The justices of the Florida Supreme Court heard oral arguments about marijuana yesterday. The question before the court wasn’t whether to legalize pot. That would have been too civilized. It wasn’t whether to legalize medical marijuana. That would have been too compassionate. The question was whether the wording of a proposed constitutional amendment to legalize medical marijuana is proper enough to make it to the ballot so voters could decide for themselves whether they want a nanny for a state or whether they’d prefer government got off their back on a matter that shouldn’t be anyone’s business but their own, and maybe their doctor’s.
Pam Bondi, our panicked attorney general, considers the wording of the amendment “deceiving,” because it could allow doctors to prescribe pot not just to people with “debilitating diseases,” but to anyone with a condition a doctor would deem worthy of a little toke.
Bondi must be high on something herself if she thinks the wording is that permissive. If anything, it is too restrictive: you’d more easily get your hands on Oxycontin or Xanax, the sort of legal and too often lethal narcotics doctors prescribe like candy, than you would an ounce of pot under the current wording. But Bondi has her allies on the court, like Chief Justice Ricky Polston, who claimed—in a flash of reasoning worthy of Cheech and Chong—that the amendment would let a doctor prescribe pot to a student stressing over exams. (Memo to the Chief Justice: The drug of choice before exams is Ritalin, and nurses begin dishing it out in elementary school.)
Bondi’s game really has nothing to do with how the amendment is worded. She just wants to prevent the inevitable. Marijuana is finally being legalized in one way or another across the country. Half the states have either decriminalized pot or legalized medical marijuana. Colorado and Washington legalized it outright. Eighty-two percent of Floridians think it should be legalized for medical reasons, for good reason.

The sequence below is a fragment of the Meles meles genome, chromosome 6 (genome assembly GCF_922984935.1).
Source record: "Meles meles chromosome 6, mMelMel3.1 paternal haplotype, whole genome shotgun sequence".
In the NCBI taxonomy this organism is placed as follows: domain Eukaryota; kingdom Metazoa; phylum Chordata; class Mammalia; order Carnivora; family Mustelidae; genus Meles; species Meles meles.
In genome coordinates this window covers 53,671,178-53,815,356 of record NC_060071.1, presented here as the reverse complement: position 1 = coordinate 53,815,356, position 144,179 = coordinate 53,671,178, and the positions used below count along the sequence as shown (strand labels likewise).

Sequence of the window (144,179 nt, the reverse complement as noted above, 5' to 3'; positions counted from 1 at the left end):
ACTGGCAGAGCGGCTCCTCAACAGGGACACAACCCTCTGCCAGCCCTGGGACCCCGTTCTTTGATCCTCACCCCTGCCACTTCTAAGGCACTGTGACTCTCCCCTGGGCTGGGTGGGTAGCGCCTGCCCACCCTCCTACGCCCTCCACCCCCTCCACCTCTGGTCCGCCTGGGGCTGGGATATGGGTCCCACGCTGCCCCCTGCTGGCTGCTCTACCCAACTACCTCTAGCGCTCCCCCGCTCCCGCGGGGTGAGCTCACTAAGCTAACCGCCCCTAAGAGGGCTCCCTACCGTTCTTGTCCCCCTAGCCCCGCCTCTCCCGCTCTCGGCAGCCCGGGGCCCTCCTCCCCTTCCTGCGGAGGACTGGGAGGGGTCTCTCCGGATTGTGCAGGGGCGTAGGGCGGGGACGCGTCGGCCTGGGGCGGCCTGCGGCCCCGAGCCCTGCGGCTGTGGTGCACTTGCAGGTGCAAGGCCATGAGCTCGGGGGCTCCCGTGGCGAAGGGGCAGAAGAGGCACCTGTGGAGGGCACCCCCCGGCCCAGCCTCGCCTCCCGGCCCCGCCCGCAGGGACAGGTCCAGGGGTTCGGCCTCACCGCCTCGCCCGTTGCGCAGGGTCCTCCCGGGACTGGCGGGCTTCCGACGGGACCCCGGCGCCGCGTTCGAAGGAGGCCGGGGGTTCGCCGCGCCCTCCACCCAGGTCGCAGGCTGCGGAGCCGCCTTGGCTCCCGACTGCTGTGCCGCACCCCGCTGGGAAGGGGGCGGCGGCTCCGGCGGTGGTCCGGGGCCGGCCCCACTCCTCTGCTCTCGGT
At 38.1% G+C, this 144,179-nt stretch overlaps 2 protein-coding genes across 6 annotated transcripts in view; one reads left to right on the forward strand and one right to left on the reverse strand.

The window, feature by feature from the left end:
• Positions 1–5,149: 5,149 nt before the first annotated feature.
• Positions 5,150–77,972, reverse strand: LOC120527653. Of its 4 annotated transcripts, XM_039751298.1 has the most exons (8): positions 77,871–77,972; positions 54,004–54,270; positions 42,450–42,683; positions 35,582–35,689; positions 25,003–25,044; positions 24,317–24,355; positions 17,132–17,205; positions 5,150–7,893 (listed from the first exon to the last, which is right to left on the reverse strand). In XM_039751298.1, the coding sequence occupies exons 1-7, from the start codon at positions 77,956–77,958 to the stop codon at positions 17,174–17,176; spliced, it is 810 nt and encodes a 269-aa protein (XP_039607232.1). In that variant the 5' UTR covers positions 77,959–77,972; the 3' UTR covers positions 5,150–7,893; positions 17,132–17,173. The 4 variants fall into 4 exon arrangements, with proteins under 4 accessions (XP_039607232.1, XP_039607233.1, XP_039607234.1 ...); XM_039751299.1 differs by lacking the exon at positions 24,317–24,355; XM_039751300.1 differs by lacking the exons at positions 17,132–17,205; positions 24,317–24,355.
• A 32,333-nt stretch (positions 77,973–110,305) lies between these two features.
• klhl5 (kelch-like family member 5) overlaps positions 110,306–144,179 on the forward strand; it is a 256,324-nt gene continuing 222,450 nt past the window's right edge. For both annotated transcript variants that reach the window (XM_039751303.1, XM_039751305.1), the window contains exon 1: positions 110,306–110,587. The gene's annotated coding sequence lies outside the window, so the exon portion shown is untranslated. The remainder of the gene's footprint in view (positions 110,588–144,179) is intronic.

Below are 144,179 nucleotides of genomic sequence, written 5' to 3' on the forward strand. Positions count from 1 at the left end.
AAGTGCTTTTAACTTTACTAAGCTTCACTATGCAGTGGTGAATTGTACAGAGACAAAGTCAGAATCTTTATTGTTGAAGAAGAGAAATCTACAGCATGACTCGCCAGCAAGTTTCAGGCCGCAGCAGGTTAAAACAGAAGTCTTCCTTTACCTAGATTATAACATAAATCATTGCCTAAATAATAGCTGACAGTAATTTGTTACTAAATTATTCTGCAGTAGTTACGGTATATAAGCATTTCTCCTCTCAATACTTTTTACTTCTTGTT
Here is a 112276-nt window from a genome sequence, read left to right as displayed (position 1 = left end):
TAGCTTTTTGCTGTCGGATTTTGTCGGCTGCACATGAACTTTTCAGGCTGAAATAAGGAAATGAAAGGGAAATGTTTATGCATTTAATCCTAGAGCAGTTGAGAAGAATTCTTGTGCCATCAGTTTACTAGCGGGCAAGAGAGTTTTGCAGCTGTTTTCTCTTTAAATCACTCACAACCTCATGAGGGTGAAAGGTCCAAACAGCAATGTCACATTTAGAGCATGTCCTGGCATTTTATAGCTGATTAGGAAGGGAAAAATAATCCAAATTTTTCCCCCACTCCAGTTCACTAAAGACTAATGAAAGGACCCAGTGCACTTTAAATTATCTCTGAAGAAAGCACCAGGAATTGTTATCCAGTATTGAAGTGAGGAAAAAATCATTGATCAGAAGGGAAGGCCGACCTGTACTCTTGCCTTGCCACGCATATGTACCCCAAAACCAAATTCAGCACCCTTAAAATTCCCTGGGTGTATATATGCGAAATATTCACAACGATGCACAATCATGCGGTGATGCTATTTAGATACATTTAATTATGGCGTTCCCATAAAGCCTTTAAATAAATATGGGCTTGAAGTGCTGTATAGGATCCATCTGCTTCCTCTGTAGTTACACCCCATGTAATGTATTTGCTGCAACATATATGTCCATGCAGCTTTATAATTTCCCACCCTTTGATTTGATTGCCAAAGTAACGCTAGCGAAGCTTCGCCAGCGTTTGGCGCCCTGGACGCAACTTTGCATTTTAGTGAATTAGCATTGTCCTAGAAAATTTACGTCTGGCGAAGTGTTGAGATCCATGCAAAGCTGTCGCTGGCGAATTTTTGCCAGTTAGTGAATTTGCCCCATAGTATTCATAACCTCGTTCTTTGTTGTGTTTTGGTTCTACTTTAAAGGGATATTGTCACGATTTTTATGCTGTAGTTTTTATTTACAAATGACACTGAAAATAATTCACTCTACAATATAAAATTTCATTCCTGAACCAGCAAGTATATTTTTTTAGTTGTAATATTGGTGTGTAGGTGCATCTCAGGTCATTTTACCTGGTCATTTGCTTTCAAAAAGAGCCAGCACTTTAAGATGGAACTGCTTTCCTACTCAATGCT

Whatever ill effects you can attribute to marijuana, they are false, minor or non-existent compared to the ill effects attributed to alcohol. I’d rather my children smoke pot than get drunk any day. Husbands don’t beat their wives because they take a puff. They beat them because they drink. A little pot would likely have the opposite effect, mellowing out most idiots who act like barbarians when they drink. Some 80,000 deaths a year are attributed to drinking. The number of deaths attributed to pot is closer to zero. No one has ever overdosed on pot, which, in the balance, has more benefits than harms: it alleviates chronic pain, it can relieve nausea and vomiting for AIDS patients or cancer patients going through chemotherapy, it can reduce epileptic seizures and diminish pain for multiple sclerosis patients, and so on. Palliative care doesn’t have to wear a white coat and cost your lifesavings.
Personally I’d make pot mandatory for anyone sentenced to life in either a nursing home or an assisted living facility. And require those facilities to devote a percentage of their square footage to pot cultivation. Talk about bending the Medicare cost curve. But legalizing pot threatens the police and prison-industrial complex. It eliminates the need to use those SWAT teams that police forces routinely and absurdly use to serve warrants on pot heads. (SWAT teams were created to handle hostage situations and mass-murdering maniacs. They’ve instead become the toythings of local—and loco–Strangeloves.) Legalizing pot would cut down on the need for jail cells and maybe even cops, who waste too much of their time and our money arresting poor shmucks enjoying their half-ounce reefers between gropes and kisses in inoffensive backseats with their significant nethers.
Anyone who claims that medical marijuana is the end game is being deceptive. Bondi is right to fear the amendment, which is a step toward outright legalization. But the problem isn’t that groups like Florida’s (and attorney John Morgan’s) United for Care are trying to legalize marijuana. It’s that they’re starting too small, when legalization of recreational marijuana ought to be the objective.
The strategy may not be realistic in Florida, where cops and lawmakers like their pot just where it is—in their bong of disinformation. But arguments against legalization are bankrupt. Pot is not a gateway drug, otherwise the millions of teens who inhaled in the 1980s would have been crack heads by now. Instead, they’re up in Tallahassee running our state. States that have legalized marijuana, medical or more—including California, which legalized medical marijuana 17 years ago—have seen neither a spike in use or misuse nor in crime or pot-induced wrecks. Marijuana, where legal, reduces traffic fatalities, because more young people are apt to smoke pot than drink, and pot behind the wheel is less dangerous than alcohol. But don’t tell that to lawmakers and police chiefs. They prefer their facts stoned.
It is a matter of time before pot is universally legalized. It’s weed’s equivalent of gay marriage: Sanctified by acclamation. The question for Florida is when. The sooner the better, because pot can also be an excellent remedy for nauseating Republican obstructionism.